About 2 or 3 years ago we got these emails every single week where one of our existing customers would email us and say they found our products on that piracy site and I would wonder why did they know these things but, we got these emails because they were obviously fishing for some kind of freebie and I always felt bad just telling them that this year I’m not worried. That’s what we do these days. I literally tell them that we are not worried. In fact our products is licensed with the GPL which means it;s open source which means we can’t even do anything about ti if we wanted to but, it was just that mentality that it doesn’t harm the business if someone wants to steal your products. I think it comes down to having that sort of defense able competitive advantage. For us, it;s not the code, the actual product. It’s everything that happens around that, the support the community and all those things. So interns of dealing with piracy we just don’t worry about it. Yes? There’s a mic on the way.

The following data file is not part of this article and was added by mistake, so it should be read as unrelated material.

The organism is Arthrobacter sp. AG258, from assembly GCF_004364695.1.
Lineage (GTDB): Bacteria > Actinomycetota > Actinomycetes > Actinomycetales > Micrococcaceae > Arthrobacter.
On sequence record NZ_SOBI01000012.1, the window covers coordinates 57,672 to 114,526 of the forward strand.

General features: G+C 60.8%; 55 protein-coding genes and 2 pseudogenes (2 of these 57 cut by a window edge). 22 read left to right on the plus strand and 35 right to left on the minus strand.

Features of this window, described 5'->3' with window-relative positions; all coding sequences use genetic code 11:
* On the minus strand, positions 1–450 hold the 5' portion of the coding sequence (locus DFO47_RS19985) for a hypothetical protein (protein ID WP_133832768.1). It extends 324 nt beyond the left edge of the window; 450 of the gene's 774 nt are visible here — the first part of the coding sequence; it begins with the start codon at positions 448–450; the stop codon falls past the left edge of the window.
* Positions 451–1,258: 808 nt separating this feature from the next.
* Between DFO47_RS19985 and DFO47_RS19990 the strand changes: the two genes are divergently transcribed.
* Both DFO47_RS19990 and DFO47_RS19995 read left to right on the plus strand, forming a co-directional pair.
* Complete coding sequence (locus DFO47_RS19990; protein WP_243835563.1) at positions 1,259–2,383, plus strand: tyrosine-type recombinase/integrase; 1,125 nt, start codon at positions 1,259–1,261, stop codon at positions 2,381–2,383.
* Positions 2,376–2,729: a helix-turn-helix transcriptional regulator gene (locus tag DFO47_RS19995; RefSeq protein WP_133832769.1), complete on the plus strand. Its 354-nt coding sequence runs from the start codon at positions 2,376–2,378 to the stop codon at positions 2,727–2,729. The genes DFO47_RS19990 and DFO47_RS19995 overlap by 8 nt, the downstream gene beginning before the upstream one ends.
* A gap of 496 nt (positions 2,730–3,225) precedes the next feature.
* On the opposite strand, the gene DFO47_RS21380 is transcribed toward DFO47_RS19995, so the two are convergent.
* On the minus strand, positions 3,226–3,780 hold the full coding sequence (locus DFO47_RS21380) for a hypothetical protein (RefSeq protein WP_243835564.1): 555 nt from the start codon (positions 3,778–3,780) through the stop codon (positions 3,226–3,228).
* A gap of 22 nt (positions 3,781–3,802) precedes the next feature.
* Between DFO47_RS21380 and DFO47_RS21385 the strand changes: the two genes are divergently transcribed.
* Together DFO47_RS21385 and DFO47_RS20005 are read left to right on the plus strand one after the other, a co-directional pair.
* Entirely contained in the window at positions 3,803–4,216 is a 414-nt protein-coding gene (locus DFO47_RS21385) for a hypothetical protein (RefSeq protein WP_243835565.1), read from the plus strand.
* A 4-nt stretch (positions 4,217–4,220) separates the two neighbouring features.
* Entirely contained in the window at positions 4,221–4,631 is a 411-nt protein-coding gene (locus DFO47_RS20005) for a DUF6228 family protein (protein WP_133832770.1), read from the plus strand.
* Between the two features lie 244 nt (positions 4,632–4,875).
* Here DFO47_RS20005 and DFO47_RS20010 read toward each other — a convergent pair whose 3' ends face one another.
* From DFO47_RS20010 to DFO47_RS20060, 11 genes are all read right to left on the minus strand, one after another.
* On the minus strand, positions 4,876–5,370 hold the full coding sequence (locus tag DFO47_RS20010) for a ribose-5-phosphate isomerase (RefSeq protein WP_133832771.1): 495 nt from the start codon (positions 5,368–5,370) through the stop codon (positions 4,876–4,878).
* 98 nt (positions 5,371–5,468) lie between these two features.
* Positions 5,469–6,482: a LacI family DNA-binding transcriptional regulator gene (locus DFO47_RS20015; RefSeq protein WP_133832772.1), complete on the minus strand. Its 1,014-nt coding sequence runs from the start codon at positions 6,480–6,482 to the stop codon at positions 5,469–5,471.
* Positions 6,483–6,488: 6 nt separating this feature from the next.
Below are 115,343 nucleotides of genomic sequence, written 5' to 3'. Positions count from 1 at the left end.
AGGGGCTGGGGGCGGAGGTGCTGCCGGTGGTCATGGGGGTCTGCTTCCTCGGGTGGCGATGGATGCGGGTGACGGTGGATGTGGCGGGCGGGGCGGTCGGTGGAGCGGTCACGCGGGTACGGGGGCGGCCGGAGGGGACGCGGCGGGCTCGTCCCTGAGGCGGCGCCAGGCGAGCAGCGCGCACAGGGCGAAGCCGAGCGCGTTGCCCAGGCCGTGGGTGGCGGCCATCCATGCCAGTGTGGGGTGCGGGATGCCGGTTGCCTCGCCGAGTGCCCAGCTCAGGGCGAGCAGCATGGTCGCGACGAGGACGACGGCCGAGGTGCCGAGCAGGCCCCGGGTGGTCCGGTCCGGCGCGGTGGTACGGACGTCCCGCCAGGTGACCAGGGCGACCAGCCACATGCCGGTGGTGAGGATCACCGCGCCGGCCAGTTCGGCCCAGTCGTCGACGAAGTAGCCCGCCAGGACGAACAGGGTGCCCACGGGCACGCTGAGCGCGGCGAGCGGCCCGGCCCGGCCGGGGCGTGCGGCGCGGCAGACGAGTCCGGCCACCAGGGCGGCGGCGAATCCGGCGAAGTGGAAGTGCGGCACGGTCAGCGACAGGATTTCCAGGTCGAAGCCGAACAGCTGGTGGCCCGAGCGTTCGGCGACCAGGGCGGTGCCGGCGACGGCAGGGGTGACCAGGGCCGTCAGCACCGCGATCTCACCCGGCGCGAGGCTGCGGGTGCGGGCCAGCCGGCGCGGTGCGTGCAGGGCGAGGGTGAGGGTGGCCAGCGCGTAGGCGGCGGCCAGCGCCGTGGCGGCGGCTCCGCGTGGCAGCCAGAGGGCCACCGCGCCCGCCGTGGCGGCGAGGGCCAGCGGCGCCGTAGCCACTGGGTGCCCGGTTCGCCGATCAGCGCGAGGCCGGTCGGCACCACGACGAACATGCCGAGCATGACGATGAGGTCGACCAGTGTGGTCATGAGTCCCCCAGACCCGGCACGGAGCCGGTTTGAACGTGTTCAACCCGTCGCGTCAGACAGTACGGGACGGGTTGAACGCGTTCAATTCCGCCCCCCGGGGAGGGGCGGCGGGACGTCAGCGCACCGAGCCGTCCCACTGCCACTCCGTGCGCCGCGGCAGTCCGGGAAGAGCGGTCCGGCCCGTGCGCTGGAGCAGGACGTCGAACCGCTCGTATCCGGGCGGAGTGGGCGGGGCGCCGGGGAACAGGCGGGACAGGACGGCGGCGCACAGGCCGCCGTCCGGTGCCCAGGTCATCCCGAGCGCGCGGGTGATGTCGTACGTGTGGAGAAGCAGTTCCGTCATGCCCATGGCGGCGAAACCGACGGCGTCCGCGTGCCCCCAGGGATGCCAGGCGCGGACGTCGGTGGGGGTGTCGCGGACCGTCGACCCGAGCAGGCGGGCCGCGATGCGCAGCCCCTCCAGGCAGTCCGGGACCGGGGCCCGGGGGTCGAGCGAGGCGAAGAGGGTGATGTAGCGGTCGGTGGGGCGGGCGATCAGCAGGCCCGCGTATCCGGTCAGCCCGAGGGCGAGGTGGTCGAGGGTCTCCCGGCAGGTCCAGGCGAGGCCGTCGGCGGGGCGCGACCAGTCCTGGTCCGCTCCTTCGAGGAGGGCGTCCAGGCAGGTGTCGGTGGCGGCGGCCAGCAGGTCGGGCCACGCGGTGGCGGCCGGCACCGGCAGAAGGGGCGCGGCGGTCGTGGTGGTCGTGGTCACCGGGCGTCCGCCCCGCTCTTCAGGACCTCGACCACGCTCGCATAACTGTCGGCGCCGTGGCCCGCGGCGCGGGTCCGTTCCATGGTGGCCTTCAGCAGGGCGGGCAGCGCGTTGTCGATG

Audience member: How do you pay the people who are internationally distributed and what do you do about picking taxes?

Adii Pienaar: You said, how do we?

Audience member: Yeah. How do pay the distributed people mechanically and how do you deal with taxes? incorporation and stuff like that. Where are you based as a legal entity?